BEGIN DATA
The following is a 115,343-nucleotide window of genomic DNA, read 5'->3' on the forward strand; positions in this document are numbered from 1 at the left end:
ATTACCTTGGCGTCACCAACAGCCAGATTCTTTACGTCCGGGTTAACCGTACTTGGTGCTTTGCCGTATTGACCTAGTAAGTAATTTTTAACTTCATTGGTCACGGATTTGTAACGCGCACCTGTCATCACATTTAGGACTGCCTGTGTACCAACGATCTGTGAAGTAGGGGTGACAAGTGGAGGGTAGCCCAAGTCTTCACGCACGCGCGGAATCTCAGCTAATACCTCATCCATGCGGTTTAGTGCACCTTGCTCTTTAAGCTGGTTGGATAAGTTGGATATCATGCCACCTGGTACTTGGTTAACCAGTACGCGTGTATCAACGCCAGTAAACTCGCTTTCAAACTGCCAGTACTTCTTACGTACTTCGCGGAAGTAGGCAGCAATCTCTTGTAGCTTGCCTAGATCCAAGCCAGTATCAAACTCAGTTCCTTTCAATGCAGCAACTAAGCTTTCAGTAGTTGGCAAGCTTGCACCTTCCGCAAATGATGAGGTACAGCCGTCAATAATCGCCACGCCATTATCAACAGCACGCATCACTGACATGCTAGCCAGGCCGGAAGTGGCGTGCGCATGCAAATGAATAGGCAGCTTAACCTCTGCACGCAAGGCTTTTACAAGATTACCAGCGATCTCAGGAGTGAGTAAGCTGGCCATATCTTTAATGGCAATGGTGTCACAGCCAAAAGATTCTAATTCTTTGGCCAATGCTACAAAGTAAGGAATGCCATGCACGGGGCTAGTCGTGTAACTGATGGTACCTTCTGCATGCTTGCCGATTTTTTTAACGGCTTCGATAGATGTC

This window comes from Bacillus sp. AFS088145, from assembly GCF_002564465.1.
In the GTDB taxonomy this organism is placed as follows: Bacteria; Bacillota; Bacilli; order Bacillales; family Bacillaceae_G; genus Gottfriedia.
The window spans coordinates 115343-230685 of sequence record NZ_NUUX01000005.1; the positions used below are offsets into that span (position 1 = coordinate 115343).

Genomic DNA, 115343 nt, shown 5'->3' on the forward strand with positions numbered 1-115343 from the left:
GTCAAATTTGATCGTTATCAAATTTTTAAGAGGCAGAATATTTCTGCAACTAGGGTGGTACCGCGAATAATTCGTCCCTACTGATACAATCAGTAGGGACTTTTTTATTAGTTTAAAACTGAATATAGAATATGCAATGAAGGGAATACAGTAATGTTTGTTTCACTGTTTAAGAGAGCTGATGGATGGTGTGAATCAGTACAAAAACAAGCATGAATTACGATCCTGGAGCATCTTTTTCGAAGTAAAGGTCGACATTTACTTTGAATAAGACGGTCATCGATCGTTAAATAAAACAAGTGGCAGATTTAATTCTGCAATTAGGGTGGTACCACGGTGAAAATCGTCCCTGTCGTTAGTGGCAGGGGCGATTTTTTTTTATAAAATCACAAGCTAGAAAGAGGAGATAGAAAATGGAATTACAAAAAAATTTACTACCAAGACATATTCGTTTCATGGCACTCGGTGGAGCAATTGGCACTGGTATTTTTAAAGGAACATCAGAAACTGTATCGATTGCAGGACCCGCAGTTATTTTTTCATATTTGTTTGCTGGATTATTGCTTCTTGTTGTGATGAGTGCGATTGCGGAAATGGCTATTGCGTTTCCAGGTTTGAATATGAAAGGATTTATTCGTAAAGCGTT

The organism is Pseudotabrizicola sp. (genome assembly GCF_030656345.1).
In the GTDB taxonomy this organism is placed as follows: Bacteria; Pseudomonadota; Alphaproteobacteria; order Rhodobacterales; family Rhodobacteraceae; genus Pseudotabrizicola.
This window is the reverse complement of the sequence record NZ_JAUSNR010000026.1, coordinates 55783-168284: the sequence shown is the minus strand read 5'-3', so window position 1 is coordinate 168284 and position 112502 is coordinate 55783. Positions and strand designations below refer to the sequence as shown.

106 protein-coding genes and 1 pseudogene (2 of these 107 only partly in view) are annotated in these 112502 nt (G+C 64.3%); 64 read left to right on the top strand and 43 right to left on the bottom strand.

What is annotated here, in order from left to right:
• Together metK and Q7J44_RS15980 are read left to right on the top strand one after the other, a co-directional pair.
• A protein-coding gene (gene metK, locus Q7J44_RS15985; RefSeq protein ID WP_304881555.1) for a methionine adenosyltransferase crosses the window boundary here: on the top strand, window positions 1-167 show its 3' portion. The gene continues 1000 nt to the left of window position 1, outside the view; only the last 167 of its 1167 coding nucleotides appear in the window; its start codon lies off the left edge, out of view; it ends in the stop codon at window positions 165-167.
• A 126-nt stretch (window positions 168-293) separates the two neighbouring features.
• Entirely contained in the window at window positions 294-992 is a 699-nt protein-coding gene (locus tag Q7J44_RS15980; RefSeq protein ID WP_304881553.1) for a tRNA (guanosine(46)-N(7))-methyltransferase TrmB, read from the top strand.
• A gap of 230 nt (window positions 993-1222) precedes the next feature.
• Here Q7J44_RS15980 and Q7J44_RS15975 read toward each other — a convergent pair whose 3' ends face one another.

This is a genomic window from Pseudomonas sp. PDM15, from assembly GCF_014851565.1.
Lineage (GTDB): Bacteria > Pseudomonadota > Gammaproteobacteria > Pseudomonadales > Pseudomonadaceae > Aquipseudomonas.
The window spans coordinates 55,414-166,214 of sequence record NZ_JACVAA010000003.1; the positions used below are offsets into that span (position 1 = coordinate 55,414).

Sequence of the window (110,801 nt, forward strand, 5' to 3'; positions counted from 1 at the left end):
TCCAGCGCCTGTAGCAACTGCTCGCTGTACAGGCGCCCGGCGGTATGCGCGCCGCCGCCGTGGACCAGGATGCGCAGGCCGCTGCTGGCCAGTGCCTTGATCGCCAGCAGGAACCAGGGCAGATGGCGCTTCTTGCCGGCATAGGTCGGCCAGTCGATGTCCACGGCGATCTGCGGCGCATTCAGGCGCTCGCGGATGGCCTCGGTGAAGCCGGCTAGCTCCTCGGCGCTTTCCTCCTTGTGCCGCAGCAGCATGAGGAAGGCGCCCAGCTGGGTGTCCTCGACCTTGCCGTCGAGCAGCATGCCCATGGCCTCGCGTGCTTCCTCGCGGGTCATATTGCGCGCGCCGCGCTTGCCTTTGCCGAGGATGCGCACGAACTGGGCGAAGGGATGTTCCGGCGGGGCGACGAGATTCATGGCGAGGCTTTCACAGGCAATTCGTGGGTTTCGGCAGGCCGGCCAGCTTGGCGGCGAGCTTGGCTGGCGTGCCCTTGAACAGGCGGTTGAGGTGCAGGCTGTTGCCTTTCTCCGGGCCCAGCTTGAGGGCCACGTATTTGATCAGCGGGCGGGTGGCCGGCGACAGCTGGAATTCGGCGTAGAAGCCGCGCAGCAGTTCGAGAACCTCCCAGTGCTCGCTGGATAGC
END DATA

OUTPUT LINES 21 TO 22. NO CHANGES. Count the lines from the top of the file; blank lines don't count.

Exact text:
The window spans coordinates 55,414-166,214 of sequence record NZ_JACVAA010000003.1; the positions used below are offsets into that span (position 1 = coordinate 55,414).

Sequence of the window (110,801 nt, forward strand, 5' to 3'; positions counted from 1 at the left end):